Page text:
By George Solly
Sole Society member Vashti Waterhouse sent me an email:
I’m a member of the Sole Society but on the Saul not Solly branch.
Recently I was going through Melbourne Cemetery checking up on other ancestors (different name) and came across this headstone. It’s not all that old – 1932/38 but denotes a member of parliament so I thought it may be of interest to the Society.
Robert H Solly was an assembly member for Carlton, Victoria which is now a suburb of Melbourne but more than that my quick internet research did not reveal.
The headstone of Robert H Solly in Melbourne Cemetery. It reads:
Erected by the Federation of Tobacco Workers
In memory of Robert H Solly MLA
First Federation President of above Federation
Died 3rd (or 4th) June 1932
Aged 72 years
His beloved wife
Died 11th August 1938
Meanwhile, finding myself with two hours to spare whilst attending training in Sheffield I visited Sheffield Library and family archives to try and discover the story behind Solly Street in the same city.
It transpires that Richard Solly (1807-1869) grandson of the Isaac Solly (Baltic Timber Merchant – see previous articles about this branch) with his brother James (1817-1889) were engaged in steel making in a big way in Yorkshire and Staffordshire. The Solly Brothers employed over 200 men and had works in Sheffield and Tipton, Staffs (Leabrook and Great Bridge Ironworks). Previously the family firm had traded as Solly, Hollis and Son, their was father Hollis Solly whose forebear founded Hollis Hospital in 1703.
It appears that Richard Solly suffered financial hardship and his impressive house at Field Head, Sheffield was let as a consequence. His obituary in the Sheffield Independent of
6 February 1869 noted that Richard took an active part in local and social affairs. He was president of the Literary and Philosophical Society, member of the town council and elected alderman and was principal promoter for the establishment of the Free Library (the building in which I knitted together his story).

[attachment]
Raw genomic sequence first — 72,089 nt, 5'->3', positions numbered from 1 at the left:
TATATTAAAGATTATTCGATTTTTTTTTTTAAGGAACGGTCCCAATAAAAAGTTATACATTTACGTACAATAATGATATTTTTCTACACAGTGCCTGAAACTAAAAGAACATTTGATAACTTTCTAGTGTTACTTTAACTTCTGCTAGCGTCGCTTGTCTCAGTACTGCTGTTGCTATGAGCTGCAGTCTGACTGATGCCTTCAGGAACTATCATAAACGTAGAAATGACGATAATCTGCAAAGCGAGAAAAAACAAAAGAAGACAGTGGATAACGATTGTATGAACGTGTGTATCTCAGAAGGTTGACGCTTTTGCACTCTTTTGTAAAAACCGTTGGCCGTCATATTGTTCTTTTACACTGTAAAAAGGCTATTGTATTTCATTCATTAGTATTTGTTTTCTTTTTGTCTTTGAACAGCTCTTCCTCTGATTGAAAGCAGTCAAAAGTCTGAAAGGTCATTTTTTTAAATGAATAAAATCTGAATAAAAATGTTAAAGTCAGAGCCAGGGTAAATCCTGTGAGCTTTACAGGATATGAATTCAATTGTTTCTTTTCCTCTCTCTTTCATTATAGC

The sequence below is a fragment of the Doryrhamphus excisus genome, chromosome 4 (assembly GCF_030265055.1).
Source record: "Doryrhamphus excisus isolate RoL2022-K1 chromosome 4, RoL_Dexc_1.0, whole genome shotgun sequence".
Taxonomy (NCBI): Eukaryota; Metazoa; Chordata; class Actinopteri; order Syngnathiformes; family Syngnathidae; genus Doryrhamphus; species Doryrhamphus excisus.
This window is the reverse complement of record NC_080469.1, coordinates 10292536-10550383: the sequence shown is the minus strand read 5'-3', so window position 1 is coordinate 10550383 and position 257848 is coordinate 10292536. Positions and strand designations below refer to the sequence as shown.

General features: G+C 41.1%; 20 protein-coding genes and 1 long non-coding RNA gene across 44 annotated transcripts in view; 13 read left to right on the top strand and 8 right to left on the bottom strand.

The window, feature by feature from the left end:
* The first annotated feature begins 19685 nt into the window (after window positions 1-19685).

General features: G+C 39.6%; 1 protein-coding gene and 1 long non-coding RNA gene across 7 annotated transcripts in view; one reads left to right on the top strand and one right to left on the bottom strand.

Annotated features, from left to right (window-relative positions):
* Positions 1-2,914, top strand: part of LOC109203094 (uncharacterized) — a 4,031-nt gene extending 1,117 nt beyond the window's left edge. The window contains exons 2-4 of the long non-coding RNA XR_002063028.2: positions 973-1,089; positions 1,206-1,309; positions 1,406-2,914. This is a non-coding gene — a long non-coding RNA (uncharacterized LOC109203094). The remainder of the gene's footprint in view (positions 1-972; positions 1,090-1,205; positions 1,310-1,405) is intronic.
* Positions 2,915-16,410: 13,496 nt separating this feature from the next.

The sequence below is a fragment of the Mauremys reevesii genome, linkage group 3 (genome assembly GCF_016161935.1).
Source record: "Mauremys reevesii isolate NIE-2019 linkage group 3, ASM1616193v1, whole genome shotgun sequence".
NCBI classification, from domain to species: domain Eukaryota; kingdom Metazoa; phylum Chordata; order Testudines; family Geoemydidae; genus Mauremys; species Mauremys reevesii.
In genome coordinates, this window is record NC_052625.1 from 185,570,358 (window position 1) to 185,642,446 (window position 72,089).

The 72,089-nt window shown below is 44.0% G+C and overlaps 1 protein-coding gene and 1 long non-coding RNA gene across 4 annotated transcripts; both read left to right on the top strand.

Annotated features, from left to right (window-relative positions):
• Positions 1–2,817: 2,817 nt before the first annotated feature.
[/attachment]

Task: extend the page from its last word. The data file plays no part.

In 1859 Richard Solly left Sheffield hoping soon to return, travelling to Chile to prosecute the claim of his wife Mary Frances Eliza as heiress of her father who had died there.
Unfortunately, in Chile ‘the law’s delay” is an enormous magnitude, and is attended by one still worse, the corruptibility of the ministers of the law (from his obituary in the Sheffield Independent)
The inheritance case ran over 10 years and the much-harassed Richard died in Chile in 1869 aged just 62. James Solly married Caroline Fordham and lived in Toll End Hall, Tipton (see below) and had a son born there in 1854.
Their brother Nathaniel Neal Solly (1811-1895) was born in London, moved to Staffs and became an iron master himself, trading as Solly, Hollis and Sons at Dividable, Rowley Regis. In 1844 he married Martha Fordham (sister of Caroline?) and lived at Royston, Cambs. The brothers’ parents were Hollis Solly & Charlotte Harrison – Hollis was one of 14 children of the Baltic Timber Merchant, Isaac Solly and Elizabeth Neal.
(Richard Solly and I are descended from a common ancestor John Solly 1661-1748 and Martha Le Gay
Ed: I asked George about the sources he used to find this information and he replied:
Initial Google search didn’t reveal much but during the visit to Sheffield Library:
Whites and PO Directories of Sheffield – 1841, 1856, 1856, 1860 (not in 1865 or 1871 Directories)
Also microfilms of local papers and the census of 1851: James, head of household, Toll End Hall, Tipton, ironmaster employing 220 men, his brother Richard, Richard’s wife Mary Frances Eliza and their father Hollis aged 77.
Also, old Ordnance Survey Maps, Great Bridge and Toll End 1902 and 1913 and locality guides at the library.